I recently discovered how powerful humidifiers can be in terms of generating cold.

What happens if you run a humidifier in a small room that has an air conditioner?

The dehumidifier can produce air up to 12 degrees cooler than the ambient temperature. The air conditioner can take away the swampy humidity.

However, taking away the swampy humidity shouldn't take away the cold the humidifier had produced. Unless the reverse happens when the humidity condenses into water?

Anyway I presented this idea to my dad and he said that removing the excess humidity with the air conditioner would make the whole thing useless as the air conditioner would expand more power to get rid of humidity. What do you guys think?

  • The a/c and the humidifier would work against each other, and waste power. Commented Sep 1, 2017 at 10:28

2 Answers 2


Potentially, but not in the way you suggest. Evaporative coolers (aka swamp coolers) are an efficient way of cooling by adding moisture to the air. If the relative humidity is already high, then the additional moisture will need to be removed, with either an AC system or a dehumidifier, and any benefit will be lost and you will be worse off. If the relative humidity is low, then the additional moisture of the evaporative cooler is not an issue, and might even be desirable. In this case, there would be no need for an AC system or a dehumidifier.

If the relative humidity is moderate, you may be able to use both an evaporative cooler and an AC system. When the relative humidity is slightly low and the temperature is high, turn on the cooler. When the humidity is high and the temperature is high, turn on the AC system. Finding the perfect balance between temperature, humidity, and efficiency is going to be very hard.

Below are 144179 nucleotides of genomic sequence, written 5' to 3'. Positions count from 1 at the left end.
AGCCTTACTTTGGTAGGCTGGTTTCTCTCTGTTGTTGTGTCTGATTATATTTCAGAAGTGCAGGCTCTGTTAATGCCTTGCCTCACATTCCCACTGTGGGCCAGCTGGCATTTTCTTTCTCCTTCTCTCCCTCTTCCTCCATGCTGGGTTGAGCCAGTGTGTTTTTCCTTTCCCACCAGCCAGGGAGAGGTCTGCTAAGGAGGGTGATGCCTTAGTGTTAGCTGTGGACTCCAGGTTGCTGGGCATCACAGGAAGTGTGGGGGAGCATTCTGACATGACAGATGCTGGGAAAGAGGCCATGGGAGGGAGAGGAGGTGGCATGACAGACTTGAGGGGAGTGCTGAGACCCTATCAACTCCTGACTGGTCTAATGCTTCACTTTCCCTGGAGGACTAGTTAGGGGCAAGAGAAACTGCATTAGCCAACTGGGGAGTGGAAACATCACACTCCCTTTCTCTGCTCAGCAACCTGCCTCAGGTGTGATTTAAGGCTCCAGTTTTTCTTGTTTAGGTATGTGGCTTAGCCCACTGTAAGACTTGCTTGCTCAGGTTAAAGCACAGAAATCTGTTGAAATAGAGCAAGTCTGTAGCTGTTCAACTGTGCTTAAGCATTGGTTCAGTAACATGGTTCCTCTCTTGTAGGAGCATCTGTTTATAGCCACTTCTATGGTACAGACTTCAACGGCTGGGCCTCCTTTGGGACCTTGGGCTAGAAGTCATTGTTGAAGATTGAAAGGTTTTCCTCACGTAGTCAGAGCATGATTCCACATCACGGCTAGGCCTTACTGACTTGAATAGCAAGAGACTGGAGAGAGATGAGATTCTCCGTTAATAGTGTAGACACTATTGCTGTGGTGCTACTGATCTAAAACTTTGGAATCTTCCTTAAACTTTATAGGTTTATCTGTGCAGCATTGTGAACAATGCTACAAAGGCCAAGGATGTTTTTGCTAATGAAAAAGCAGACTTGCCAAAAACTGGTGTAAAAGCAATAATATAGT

I assume, in your post, you meant to say 'humidifier'.

You have a great idea there, but not without a couple small glitches. First, a standard HVAC system does not actually remove humidity. The perceived dehumidifying is simply the return air duct sucking the humidity from the air, but the humidity rests on the interior walls of your ducting. As you can probably imagine, that can cause issues - rust, calcium buildup, possibly mold, etc, etc The option to have a dehumidifier installed in the ductwork is a common option in HVAC systems, but in that case, your dad would be right - you're running a humidifier up top, and a dehumidifier underneath. The costs kinda offset.

Old guys are typically always right, especially dads. ;)

  • 1
    Hey. I have window units and no central ac. And ac units have cold parts on them which such the humidity out of the air. Some of the acs in our house are making gallons of water a day, with no humidifiers.
    – Web Master
    Commented Sep 1, 2017 at 10:07
  • 3
    correction "NPM" ---A/c units do remove humidity and the humidity does not rest on the interior walls of the ducts and I have never seen a dehumidifier installed in a residential A/C system, just in heavy commercial systems such as schools , hospitals and special applications.
    – d.george
    Commented Sep 1, 2017 at 11:33
  • It's noeant to run as a dehumidifier for excessive humidity. You're going to freeze up.
    – NPM
    Commented Sep 1, 2017 at 12:59
  • NPM, please explain your last comment (there was a typo)
    – d.george
    Commented Sep 1, 2017 at 13:57
  • The evaporator coils are not meant to be run as a dehumidifier for excessive moisture. You're going to freeze up the coils.
    – NPM
    Commented Sep 1, 2017 at 14:10

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